Applying the right amount of Japanese maple fertilizer at the right time is a lesson in attentiveness and restraint. Exercise both of these when offering your Japanese maples supplemental nutrition and you’ll be rewarded with consistent, healthy growth. This article discusses how and when to feed Japanese maple trees and what products are the best ones to use.
In general, the Japanese maple (Acer palmatum) is prized for its vibrantly colored leaves and relatively compact habit. Japanese maple trees look lovely when planted amongst other ornamentals, along the edges of lawns, or as centerpieces in container gardens. They are easy to care for and prune (you’ll find pruning tips for Japanese maples here). Ultimately, the way you grow yours and your specific growing conditions should influence your decisions about whether and when to use liquid fertilizers, fertilizer pellets, or nothing at all.
How do you know a Japanese maple needs to be fertilized?
Truly understanding the needs of these beautiful trees starts with a good soil test. To learn all you can about the makeup and fertility of your planting bed, contact your local extension office about soil testing or use a quality DIY soil test kit. Then, let the results help to guide you.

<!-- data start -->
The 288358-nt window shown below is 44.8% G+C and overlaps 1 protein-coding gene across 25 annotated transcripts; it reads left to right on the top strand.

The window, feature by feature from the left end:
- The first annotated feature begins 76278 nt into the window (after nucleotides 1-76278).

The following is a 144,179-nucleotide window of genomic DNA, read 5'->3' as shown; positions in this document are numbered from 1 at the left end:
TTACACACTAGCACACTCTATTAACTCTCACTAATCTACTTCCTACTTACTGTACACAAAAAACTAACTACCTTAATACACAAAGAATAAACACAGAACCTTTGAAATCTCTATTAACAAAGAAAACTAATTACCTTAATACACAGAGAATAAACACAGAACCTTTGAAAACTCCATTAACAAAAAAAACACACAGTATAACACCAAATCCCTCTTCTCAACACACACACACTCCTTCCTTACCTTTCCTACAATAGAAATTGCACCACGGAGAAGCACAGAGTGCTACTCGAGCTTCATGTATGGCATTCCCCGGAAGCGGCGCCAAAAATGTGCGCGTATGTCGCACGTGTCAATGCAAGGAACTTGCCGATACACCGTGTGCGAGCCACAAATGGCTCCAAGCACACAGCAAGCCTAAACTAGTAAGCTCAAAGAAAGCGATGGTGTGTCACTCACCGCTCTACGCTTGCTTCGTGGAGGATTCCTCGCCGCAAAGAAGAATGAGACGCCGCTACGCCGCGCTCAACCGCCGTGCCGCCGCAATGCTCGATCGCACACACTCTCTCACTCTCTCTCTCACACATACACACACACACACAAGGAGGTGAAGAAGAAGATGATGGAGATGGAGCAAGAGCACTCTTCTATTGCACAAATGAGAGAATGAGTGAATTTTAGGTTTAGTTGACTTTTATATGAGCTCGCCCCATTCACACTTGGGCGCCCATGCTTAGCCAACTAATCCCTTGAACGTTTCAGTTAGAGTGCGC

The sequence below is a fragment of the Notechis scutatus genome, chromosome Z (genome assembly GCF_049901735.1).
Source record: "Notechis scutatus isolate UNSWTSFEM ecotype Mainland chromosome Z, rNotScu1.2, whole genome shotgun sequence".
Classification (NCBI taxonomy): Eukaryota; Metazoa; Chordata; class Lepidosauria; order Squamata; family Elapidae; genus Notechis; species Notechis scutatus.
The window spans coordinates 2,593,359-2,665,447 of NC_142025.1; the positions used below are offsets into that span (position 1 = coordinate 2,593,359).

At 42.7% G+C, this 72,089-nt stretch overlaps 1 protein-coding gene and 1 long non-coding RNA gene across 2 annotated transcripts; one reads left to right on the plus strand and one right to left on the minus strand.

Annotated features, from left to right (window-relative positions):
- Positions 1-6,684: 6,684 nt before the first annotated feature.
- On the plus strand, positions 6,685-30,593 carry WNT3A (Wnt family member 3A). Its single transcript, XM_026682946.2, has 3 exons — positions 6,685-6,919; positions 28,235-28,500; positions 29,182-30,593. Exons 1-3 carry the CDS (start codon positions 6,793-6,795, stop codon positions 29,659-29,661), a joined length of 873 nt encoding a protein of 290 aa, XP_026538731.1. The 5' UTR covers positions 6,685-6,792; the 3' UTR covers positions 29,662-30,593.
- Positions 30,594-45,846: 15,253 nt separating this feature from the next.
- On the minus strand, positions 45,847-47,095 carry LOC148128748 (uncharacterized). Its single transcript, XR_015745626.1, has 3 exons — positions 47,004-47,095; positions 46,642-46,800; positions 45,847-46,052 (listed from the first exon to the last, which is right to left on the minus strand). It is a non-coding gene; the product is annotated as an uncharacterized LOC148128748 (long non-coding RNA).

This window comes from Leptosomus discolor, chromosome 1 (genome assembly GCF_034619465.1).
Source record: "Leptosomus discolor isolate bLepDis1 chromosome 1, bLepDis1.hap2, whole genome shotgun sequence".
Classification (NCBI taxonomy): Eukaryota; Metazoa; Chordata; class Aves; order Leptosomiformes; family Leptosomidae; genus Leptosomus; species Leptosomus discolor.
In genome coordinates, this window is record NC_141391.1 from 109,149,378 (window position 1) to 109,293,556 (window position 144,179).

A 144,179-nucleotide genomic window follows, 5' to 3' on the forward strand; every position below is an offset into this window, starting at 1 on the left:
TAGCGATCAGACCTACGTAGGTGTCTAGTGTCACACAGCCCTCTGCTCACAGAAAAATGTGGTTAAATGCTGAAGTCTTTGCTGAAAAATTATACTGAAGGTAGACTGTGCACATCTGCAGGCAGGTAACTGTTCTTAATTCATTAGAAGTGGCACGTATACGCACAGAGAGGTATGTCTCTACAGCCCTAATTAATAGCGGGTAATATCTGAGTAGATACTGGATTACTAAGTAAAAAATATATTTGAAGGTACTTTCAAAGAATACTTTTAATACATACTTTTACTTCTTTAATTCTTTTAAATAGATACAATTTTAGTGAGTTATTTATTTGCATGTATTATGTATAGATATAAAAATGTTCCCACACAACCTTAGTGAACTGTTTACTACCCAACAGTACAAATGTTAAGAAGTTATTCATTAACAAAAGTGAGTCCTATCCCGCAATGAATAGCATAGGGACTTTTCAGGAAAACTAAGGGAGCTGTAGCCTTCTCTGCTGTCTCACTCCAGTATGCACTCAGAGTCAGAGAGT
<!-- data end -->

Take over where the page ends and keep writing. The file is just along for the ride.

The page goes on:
Japanese maple trees prefer soil that’s light, well-draining, and rich in organic matter. And, since Japanese maples are acid-loving plants, the soil they’re in also should be slightly acidic. If your trees are planted in heavy clay or soil with a very basic pH level, they aren’t likely to thrive. What’s more, because pH problems can impede nutrient uptake, adding fertilizer in this instance won’t help. Instead, you’ll need to amend the soil with a mixture of well-rotted compost, worm castings, or other organic materials. Doing so will help to improve drainage and aeration, boost the numbers of beneficial microorganisms, and correct pH levels. Each of these fixes, in turn, naturally help Japanese maples to tap into the nutrients already present in your soil.
Now, let’s say the structure and pH of your soil are adequate but your soil test reveals that it’s low in nitrogen, phosphorus, potassium, or other essential micronutrients. If that’s the case—and as long as your Japanese maple isn’t a newly planted specimen—then you might want to consider applying a slow-release fertilizer designed for low pH feeders.
The best time to apply Japanese maple fertilizer
If you determine that the Japanese maples in your landscape do need extra nutrients, the best time to apply the Japanese maple fertilizer of your choice is in early spring a little before your trees begin to leaf out. By feeding your trees at this time, you help spur and support their early season growth. And, although you could, alternatively, apply fertilizer a little later in the growing season, you’d better examine the fertilizer package label closely first to see how long the application is intended to last. (If, for instance, you were to apply a long-lasting product in late summer or early fall, you could stimulate new growth at a time when your trees, instead, should be preparing for dormancy. With potential cold snaps just around the corner, those recently fertilized trees are now more susceptible to potential damage and stunting.)